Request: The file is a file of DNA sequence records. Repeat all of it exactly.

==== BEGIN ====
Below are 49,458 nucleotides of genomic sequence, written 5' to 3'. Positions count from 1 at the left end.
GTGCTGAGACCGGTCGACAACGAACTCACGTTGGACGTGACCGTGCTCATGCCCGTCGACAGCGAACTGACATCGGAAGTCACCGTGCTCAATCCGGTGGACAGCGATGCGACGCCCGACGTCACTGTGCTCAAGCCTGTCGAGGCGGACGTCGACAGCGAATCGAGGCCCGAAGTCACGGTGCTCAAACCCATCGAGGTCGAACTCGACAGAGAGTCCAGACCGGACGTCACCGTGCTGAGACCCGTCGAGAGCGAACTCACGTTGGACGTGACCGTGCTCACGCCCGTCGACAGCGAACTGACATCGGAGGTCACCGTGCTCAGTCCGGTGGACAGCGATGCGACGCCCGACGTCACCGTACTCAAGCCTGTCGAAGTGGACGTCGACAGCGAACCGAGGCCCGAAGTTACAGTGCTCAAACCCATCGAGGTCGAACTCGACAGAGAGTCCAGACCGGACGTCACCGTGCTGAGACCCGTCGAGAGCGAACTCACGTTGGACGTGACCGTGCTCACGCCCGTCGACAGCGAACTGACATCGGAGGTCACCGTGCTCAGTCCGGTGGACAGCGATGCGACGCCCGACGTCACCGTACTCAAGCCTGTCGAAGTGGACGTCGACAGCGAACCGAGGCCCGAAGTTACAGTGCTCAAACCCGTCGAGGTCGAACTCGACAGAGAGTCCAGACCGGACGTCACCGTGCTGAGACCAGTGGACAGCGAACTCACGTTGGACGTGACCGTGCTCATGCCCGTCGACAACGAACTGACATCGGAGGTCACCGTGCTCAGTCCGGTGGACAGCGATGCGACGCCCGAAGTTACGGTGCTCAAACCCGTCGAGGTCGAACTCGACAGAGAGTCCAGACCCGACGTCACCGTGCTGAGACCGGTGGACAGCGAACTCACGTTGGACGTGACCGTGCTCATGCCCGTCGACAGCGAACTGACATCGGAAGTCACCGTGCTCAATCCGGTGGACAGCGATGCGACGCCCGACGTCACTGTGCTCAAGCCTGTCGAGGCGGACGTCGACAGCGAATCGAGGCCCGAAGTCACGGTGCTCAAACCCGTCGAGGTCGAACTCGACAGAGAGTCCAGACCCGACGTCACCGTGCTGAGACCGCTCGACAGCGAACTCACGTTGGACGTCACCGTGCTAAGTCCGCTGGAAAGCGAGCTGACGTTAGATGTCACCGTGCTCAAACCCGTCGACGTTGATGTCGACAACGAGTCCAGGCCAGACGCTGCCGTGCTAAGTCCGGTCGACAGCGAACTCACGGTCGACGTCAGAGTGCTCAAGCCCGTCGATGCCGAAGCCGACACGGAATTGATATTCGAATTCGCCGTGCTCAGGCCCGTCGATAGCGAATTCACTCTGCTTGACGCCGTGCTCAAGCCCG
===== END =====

Below are 49,458 nucleotides of genomic sequence, written 5' to 3'. Positions count from 1 at the left end.
GTGCTGAGACCGGTCGACAACGAACTCACGTTGGACGTGACCGTGCTCATGCCCGTCGACAGCGAACTGACATCGGAAGTCACCGTGCTCAATCCGGTGGACAGCGATGCGACGCCCGACGTCACTGTGCTCAAGCCTGTCGAGGCGGACGTCGACAGCGAATCGAGGCCCGAAGTCACGGTGCTCAAACCCATCGAGGTCGAACTCGACAGAGAGTCCAGACCGGACGTCACCGTGCTGAGACCCGTCGAGAGCGAACTCACGTTGGACGTGACCGTGCTCACGCCCGTCGACAGCGAACTGACATCGGAGGTCACCGTGCTCAGTCCGGTGGACAGCGATGCGACGCCCGACGTCACCGTACTCAAGCCTGTCGAAGTGGACGTCGACAGCGAACCGAGGCCCGAAGTTACAGTGCTCAAACCCATCGAGGTCGAACTCGACAGAGAGTCCAGACCGGACGTCACCGTGCTGAGACCCGTCGAGAGCGAACTCACGTTGGACGTGACCGTGCTCACGCCCGTCGACAGCGAACTGACATCGGAGGTCACCGTGCTCAGTCCGGTGGACAGCGATGCGACGCCCGACGTCACCGTACTCAAGCCTGTCGAAGTGGACGTCGACAGCGAACCGAGGCCCGAAGTTACAGTGCTCAAACCCGTCGAGGTCGAACTCGACAGAGAGTCCAGACCGGACGTCACCGTGCTGAGACCAGTGGACAGCGAACTCACGTTGGACGTGACCGTGCTCATGCCCGTCGACAACGAACTGACATCGGAGGTCACCGTGCTCAGTCCGGTGGACAGCGATGCGACGCCCGAAGTTACGGTGCTCAAACCCGTCGAGGTCGAACTCGACAGAGAGTCCAGACCCGACGTCACCGTGCTGAGACCGGTGGACAGCGAACTCACGTTGGACGTGACCGTGCTCATGCCCGTCGACAGCGAACTGACATCGGAAGTCACCGTGCTCAATCCGGTGGACAGCGATGCGACGCCCGACGTCACTGTGCTCAAGCCTGTCGAGGCGGACGTCGACAGCGAATCGAGGCCCGAAGTCACGGTGCTCAAACCCGTCGAGGTCGAACTCGACAGAGAGTCCAGACCCGACGTCACCGTGCTGAGACCGCTCGACAGCGAACTCACGTTGGACGTCACCGTGCTAAGTCCGCTGGAAAGCGAGCTGACGTTAGATGTCACCGTGCTCAAACCCGTCGACGTTGATGTCGACAACGAGTCCAGGCCAGACGCTGCCGTGCTAAGTCCGGTCGACAGCGAACTCACGGTCGACGTCAGAGTGCTCAAGCCCGTCGATGCCGAAGCCGACACGGAATTGATATTCGAATTCGCCGTGCTCAGGCCCGTCGATAGCGAATTCACTCTGCTTGACGCCGTGCTCAAGCCCG